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One in three drivers fail legal vision requirements

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Research reveals one in three UK drivers is putting themself and other road users at risk by not meeting the legal vision standard for driving.

The statistic comes as a result of vision screenings carried out by Specsavers at county shows and town centres in the UK this year as part of the optician’s annual Drive Safe Roadshow.

A corresponding survey conducted at these shows revealed that drivers are unaware of their vision failings, as more than four out of five people with substandard vision claimed theirs was good enough to drive safely.

Paul Carroll, director of professional services at Specsavers, said: “In the UK, while drivers are asked to read a number plate at the time of their practical driving test, their vision is not then re-evaluated until the age of 70. Good vision is essential for drivers, ensuring they are safe and aware on the roads to help reduce the danger to themselves and other road users.”

The survey also found that two out of five people have not had their eyes tested within the recommended timeframe of once every two years. Only a quarter of specs-wearing drivers carry a spare pair of glasses in their car, even though more than two out of five of the participants need them.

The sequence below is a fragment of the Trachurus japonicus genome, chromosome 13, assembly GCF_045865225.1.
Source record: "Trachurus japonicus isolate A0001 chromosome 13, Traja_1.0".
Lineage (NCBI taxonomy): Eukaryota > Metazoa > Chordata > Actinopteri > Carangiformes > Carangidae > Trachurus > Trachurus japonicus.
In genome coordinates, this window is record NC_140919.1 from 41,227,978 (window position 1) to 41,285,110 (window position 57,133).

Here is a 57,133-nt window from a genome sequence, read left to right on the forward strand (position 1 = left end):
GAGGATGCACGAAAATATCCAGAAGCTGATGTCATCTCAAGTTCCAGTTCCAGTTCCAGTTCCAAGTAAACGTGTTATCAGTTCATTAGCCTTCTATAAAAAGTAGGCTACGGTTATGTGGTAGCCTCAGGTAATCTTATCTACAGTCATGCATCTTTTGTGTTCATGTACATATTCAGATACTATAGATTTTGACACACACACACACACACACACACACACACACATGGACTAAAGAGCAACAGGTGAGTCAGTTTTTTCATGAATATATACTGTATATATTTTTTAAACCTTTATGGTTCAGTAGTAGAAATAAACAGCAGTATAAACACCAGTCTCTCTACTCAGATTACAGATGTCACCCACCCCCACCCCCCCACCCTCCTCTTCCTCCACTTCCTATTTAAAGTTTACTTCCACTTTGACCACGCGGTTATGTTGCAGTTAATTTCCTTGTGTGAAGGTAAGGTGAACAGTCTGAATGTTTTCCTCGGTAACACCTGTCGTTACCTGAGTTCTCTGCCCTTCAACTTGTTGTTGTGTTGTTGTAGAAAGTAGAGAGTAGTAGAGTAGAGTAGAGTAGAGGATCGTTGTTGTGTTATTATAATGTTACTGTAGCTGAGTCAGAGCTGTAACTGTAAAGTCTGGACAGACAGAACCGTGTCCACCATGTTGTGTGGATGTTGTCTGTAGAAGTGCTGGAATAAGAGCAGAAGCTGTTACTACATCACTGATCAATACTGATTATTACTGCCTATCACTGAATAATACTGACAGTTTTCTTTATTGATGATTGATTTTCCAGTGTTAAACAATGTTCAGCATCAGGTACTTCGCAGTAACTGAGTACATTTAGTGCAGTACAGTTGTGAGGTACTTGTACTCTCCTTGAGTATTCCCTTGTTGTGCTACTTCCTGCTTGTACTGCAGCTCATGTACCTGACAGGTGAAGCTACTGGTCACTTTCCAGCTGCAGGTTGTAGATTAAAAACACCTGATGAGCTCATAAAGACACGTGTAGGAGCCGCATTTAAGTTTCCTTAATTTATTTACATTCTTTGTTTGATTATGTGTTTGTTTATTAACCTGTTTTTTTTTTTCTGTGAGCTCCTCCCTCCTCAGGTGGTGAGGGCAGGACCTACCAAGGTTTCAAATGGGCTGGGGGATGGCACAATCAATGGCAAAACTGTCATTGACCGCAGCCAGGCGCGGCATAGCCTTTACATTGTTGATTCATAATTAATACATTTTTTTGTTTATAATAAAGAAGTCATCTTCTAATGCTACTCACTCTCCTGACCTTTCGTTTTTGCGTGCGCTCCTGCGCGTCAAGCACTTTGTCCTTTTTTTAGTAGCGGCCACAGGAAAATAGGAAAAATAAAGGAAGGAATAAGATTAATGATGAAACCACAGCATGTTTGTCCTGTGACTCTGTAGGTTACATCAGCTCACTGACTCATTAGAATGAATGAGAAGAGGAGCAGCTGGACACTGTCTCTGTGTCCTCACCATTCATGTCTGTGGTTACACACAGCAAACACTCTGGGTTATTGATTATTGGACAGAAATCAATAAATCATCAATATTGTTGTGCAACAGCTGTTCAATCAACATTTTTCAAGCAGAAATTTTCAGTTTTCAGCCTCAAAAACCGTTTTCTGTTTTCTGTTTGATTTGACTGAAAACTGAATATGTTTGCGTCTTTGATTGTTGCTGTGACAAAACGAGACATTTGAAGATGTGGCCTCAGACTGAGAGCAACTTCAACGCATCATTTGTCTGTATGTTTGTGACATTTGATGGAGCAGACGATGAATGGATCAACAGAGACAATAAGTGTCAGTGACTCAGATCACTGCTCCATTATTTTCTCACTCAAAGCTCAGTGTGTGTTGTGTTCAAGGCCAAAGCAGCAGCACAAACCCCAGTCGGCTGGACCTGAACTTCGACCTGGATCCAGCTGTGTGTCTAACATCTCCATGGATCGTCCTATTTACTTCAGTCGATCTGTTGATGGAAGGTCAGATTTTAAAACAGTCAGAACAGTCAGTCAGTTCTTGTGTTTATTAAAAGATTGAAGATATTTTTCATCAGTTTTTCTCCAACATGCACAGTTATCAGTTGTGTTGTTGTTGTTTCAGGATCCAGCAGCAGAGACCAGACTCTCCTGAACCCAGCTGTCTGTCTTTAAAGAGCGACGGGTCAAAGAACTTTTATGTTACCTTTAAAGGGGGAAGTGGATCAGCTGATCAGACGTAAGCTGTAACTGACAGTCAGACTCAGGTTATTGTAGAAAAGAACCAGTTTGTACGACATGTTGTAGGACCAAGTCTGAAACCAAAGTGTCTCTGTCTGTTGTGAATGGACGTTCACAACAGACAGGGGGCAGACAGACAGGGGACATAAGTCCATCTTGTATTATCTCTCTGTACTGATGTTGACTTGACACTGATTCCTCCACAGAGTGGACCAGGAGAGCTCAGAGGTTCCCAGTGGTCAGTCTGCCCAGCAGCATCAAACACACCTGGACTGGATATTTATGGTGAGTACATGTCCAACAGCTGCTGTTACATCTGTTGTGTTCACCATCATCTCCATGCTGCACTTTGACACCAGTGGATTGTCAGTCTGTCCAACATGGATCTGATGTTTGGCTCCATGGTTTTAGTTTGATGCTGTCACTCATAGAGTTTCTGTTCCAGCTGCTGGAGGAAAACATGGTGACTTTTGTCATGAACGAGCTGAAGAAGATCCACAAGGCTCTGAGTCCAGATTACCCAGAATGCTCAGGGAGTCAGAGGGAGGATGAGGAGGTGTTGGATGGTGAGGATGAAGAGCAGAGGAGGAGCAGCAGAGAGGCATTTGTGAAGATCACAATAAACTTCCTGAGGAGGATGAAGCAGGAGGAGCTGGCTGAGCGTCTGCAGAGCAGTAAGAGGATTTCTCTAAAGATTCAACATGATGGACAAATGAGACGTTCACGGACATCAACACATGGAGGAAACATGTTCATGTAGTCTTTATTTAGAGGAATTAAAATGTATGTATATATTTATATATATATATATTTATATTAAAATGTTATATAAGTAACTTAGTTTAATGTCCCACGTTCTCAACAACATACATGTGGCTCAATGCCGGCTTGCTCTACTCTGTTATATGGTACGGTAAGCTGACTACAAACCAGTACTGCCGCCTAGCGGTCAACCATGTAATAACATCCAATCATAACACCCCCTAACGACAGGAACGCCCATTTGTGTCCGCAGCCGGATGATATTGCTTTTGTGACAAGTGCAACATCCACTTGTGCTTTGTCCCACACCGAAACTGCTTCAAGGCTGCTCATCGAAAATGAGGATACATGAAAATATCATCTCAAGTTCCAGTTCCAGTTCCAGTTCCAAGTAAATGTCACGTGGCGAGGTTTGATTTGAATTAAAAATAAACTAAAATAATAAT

Carroll concluded “As vision can change gradually over time - something many are unaware of - it is essential that drivers maintain a high level of vision with regular eye examinations. Any changes that do then occur can be more easily spotted in the controlled environment of an eye examination.”

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  • reg dixon - 16/11/2012 11:39

    The test for eyesight appears to be the ability to read a number plate at a prescribed distance. This is not a good test of competence to drive, but it can be a good test of ability to read direction signs. A problem with many types of spectacles is that they limit peripheral vision which in my opinion is very dangerous.

  • Paul Green - 16/11/2012 12:46

    I would agree with you Reg. I think that whilst having adequate eyesight is very important for driving, it is much more important to be able to idendify hazards developing and be competent to deal with them. I also think that whenever the photograph needs updating on a photocard licence then the application should be accompanied by a GP's healthcheck report, which would include a basic eyesight check, similar to the HGV licencing system. That way it would become a compulsory part of maintaining ALL driving licences (i.e. including private motorists) rather than just part of a business's risk management systems for work-related drivers only.

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